Dropping four syllables, stigma: NYT writer ponders past clumsiness
In an interesting City Room post, New York Times writer Ralph Blumenthal looks back on his push, back in 1972, to get the Grey Lady to update its language:
SNIP: Three quarters of a buck. About 75 percent of a column, 600 words if I was lucky. But, oh, I was cautioned, it was not the gay march, it was the homosexual march.
The homosexual march?
I dreaded to write that. Even then it marked me as woefully out of step with the zeitgeist. There was a leaden quality to the phrase, a sniffy retrograde disapproval.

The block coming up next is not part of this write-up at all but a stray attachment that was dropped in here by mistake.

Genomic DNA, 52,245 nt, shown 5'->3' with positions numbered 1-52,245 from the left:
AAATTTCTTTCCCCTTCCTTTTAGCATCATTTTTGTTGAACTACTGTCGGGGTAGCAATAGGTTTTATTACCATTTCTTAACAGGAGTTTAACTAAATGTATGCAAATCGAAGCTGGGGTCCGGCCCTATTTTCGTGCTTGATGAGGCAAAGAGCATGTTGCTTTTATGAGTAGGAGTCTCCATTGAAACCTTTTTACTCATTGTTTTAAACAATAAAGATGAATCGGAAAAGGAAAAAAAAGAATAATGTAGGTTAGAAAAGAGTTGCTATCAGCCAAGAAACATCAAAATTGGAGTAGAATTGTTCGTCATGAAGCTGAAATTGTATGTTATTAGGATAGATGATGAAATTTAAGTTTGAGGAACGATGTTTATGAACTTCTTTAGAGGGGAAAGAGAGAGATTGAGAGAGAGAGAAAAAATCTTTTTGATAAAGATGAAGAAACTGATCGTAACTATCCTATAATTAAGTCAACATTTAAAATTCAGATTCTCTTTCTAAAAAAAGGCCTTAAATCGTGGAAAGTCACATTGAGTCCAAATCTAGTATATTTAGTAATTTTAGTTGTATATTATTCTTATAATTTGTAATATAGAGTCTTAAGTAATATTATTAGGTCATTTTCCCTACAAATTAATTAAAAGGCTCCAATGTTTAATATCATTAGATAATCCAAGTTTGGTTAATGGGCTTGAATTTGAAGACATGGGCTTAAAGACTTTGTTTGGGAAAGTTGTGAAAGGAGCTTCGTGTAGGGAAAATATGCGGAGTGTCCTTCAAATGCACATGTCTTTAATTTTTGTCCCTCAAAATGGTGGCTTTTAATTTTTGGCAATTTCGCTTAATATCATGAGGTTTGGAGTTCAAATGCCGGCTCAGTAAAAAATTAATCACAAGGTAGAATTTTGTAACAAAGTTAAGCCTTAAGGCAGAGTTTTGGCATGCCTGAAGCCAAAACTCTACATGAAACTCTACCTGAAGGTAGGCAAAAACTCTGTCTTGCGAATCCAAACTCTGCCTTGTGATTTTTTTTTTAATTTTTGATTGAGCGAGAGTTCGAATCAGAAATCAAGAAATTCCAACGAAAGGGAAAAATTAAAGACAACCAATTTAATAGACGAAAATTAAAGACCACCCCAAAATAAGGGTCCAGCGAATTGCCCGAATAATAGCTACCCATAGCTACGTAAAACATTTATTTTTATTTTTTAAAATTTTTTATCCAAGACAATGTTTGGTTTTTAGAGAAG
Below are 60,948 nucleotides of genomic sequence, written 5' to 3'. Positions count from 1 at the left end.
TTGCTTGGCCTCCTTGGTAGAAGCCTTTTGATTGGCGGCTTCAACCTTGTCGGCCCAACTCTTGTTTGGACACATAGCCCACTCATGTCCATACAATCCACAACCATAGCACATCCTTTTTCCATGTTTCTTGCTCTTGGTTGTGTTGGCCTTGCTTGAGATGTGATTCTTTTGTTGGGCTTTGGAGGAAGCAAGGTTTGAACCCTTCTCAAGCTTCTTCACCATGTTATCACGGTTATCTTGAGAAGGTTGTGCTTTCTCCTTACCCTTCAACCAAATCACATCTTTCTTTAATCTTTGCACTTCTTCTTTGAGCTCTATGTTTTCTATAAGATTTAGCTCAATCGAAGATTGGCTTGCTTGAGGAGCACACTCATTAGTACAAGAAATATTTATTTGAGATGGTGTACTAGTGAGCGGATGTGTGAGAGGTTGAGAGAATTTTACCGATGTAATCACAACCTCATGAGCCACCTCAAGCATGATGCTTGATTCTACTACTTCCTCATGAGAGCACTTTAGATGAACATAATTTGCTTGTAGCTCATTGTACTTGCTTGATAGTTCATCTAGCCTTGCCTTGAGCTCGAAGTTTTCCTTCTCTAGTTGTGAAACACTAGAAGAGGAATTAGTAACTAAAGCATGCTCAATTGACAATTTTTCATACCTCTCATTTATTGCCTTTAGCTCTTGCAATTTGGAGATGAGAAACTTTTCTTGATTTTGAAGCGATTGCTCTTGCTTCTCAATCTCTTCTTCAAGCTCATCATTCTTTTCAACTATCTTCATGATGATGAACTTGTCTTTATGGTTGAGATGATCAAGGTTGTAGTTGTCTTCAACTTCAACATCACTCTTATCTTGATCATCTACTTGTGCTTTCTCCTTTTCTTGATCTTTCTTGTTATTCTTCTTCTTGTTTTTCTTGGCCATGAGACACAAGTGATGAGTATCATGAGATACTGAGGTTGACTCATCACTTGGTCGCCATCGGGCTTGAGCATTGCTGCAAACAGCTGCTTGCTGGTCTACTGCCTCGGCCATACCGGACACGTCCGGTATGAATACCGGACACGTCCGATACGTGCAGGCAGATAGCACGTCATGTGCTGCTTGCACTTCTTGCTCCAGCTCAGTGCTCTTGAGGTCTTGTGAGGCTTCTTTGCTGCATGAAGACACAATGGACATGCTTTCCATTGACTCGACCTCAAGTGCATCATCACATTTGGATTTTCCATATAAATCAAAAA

No, I objected, they call themselves gays.
FULL: Before They Were Gay (at Least in Print) [NYT -- City Room]
Now, nearly forty years later, gay is the industry standard for everyone but the social conservatives, who tend to only write the word if they can first ensconce it between fear quotes. Which is fine, whatever. They can surround us with every punctuation mark on a querty keyboard, if they so wish. By childishly refusing to tighten their copy they will only write themselves into the margins, further halting their attempts to edit us out of the world's record.
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